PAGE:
In the performance category for query metadata, Snowflake takes the lead, closely followed by Databricks. These providers offer valuable insights into execution time, query optimization techniques, query plans, caching strategies, concurrency management, and result size estimation. Understanding these aspects enables users to fine-tune their queries and enhance performance.

Resources Consumed:

The resources category focuses on providing information about resource utilization during query execution, including CPU, disk, I/O, memory, network, and more. Amazon Redshift leads the way in this category, followed closely by Snowflake. These providers expose detailed metadata that helps users understand resource consumption patterns and optimize their workloads accordingly.

User Info:

The user info category provides insights into session details, activities, and general user information. Microsoft Synapse emerges as the leading provider in this category, followed by Databricks. These providers offer comprehensive metadata that enables effective user management and monitoring.

When considering query metadata as a whole, Snowflake emerges as the leading provider, followed by Microsoft Synapse.

Table Level

At the table level, metadata provides critical information about the structure, organization, and characteristics of the stored data. This information is crucial for optimizing queries, ensuring data governance, and enabling efficient data analysis. Let’s evaluate the leading providers in this category based on the metadata they expose.

Analytics:

The Analytics category encompasses information such as partitioning, clustering, replication, and more. Among the top providers, Amazon Redshift leads the pack, followed closely by Snowflake and Microsoft Synapse. These providers offer comprehensive metadata about partitioning strategies, key-value pairs, distribution style, sort key columns, and more. Understanding these analytics-related metadata attributes aids in efficient data organization and analysis.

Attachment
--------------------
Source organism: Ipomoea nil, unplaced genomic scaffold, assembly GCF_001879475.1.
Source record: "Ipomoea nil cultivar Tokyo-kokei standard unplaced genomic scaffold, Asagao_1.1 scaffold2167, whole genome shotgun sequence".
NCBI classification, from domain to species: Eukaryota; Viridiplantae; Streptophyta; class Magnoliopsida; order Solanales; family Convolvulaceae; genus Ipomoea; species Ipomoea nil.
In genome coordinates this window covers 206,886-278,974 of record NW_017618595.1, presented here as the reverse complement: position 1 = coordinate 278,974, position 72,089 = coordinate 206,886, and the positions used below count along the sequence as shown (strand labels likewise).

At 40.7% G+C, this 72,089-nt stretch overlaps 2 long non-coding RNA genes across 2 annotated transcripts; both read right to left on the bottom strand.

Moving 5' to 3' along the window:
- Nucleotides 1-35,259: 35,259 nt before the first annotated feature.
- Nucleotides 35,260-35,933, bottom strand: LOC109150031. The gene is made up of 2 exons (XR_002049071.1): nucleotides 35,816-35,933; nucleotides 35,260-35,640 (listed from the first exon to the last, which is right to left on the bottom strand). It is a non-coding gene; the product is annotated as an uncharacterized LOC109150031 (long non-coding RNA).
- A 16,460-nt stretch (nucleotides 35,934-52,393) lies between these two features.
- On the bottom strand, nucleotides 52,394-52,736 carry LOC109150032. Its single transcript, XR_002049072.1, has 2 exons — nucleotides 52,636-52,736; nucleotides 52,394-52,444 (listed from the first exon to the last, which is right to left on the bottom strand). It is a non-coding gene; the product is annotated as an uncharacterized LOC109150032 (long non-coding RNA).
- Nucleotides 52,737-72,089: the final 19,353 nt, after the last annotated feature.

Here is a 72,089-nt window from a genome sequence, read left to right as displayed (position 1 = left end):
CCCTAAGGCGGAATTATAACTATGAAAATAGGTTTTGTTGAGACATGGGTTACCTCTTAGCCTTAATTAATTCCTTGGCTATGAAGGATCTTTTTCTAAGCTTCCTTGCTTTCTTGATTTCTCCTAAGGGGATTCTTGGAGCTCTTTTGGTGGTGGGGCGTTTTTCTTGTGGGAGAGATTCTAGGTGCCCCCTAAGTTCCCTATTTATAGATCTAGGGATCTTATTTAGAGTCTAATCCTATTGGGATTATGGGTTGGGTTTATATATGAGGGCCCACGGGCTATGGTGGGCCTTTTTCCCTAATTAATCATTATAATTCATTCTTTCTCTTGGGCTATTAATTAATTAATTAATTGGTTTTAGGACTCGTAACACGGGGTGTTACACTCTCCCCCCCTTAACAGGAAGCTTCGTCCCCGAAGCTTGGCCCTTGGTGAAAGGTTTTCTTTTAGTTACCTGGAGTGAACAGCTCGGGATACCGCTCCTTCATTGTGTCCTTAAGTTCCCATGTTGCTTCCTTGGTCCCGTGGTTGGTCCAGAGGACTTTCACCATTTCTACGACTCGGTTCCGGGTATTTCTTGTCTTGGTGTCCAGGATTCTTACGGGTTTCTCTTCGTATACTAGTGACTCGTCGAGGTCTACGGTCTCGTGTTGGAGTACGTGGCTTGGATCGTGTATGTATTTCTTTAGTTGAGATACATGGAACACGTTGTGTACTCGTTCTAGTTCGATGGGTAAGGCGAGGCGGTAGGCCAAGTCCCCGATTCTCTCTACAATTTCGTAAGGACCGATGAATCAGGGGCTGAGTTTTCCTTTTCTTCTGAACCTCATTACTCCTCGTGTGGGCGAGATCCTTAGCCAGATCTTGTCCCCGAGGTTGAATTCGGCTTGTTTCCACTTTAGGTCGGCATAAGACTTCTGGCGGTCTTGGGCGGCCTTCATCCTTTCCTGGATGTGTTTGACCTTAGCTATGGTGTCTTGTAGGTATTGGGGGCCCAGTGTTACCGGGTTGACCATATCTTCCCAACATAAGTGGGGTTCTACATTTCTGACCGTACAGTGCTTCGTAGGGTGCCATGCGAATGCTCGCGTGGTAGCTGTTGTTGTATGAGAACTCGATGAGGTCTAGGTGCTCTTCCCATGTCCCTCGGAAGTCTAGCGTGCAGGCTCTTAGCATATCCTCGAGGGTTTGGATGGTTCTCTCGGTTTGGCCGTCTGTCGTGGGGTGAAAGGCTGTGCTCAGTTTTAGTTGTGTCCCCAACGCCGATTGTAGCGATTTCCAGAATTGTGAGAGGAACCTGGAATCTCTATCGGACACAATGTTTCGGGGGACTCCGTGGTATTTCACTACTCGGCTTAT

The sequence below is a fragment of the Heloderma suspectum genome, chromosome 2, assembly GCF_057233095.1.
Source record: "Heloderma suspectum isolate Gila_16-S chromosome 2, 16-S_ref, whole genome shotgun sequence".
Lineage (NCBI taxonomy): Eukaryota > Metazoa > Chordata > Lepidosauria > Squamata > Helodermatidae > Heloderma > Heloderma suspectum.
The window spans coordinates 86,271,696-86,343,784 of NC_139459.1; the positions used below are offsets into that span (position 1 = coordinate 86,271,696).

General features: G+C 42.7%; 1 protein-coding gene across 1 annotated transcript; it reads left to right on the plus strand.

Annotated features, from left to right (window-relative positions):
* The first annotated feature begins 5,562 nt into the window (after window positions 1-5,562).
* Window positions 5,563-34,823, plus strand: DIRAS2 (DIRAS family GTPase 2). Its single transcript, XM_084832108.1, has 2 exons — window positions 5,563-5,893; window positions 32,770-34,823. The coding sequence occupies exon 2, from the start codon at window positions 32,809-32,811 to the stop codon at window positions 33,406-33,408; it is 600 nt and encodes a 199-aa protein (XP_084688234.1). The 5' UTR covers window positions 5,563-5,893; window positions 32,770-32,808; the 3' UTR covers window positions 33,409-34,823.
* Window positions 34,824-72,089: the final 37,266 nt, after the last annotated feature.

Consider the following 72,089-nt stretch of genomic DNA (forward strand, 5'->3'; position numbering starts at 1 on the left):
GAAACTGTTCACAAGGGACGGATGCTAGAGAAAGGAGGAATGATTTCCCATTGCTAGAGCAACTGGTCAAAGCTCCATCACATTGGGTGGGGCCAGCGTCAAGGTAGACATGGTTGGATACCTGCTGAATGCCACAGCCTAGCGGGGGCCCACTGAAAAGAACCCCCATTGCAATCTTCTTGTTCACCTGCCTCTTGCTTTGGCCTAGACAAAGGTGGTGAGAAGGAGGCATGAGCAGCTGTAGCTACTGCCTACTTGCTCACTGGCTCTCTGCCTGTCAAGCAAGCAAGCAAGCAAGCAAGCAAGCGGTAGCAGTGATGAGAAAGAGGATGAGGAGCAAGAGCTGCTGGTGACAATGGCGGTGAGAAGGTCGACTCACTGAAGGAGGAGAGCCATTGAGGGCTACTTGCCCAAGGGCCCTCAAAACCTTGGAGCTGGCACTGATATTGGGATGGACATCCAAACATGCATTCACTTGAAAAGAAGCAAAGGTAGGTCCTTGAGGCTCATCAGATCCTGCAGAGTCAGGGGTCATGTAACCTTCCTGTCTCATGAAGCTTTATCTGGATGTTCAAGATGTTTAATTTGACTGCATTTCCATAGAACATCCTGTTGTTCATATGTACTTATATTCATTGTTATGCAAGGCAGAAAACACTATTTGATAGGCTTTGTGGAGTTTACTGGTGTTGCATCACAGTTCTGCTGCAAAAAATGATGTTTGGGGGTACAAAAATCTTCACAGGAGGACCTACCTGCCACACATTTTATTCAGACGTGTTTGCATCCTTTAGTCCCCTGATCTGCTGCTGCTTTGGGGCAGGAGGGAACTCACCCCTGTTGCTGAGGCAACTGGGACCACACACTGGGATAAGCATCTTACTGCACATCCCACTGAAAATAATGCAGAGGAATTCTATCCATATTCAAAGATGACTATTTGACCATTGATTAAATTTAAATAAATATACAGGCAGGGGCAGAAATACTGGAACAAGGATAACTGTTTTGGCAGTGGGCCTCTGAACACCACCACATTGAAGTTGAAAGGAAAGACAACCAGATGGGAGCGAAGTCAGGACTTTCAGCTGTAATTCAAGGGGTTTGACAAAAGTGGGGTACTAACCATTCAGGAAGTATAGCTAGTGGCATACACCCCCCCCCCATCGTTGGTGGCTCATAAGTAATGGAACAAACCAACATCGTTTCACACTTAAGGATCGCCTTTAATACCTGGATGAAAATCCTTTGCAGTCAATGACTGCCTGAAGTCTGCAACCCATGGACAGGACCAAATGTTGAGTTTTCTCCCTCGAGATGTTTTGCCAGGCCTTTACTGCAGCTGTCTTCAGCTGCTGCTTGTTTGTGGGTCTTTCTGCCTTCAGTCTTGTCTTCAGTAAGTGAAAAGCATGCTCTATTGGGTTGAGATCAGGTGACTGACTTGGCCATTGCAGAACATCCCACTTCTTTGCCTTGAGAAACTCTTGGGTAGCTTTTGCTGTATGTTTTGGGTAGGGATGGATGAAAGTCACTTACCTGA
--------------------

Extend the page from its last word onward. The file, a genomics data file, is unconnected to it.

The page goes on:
Governance:

Metadata related to governance ensures that data is managed and accessed securely and efficiently. Snowflake emerges as the leader in this category, followed by Google BigQuery. These providers offer extensive information about ownership, access and roles, creation and modification details, expiration, documentation, and views’ refreshes. Such metadata empowers organizations to implement robust data governance practices.

Observability:

The observability category focuses on providing insights into data properties such as file size, row count, compression ratio, and more. Once again, Snowflake takes the lead in this category, closely followed by Google BigQuery. These providers offer comprehensive metadata that aids in understanding data distribution and storage efficiency. Leveraging this metadata, organizations can gain valuable visibility into their data assets.

Field Level

At the field level, metadata provides information about the individual columns within the tables, including data types, lengths, encoding, and more. Let’s examine the leading providers’ capabilities in exposing metadata at this level.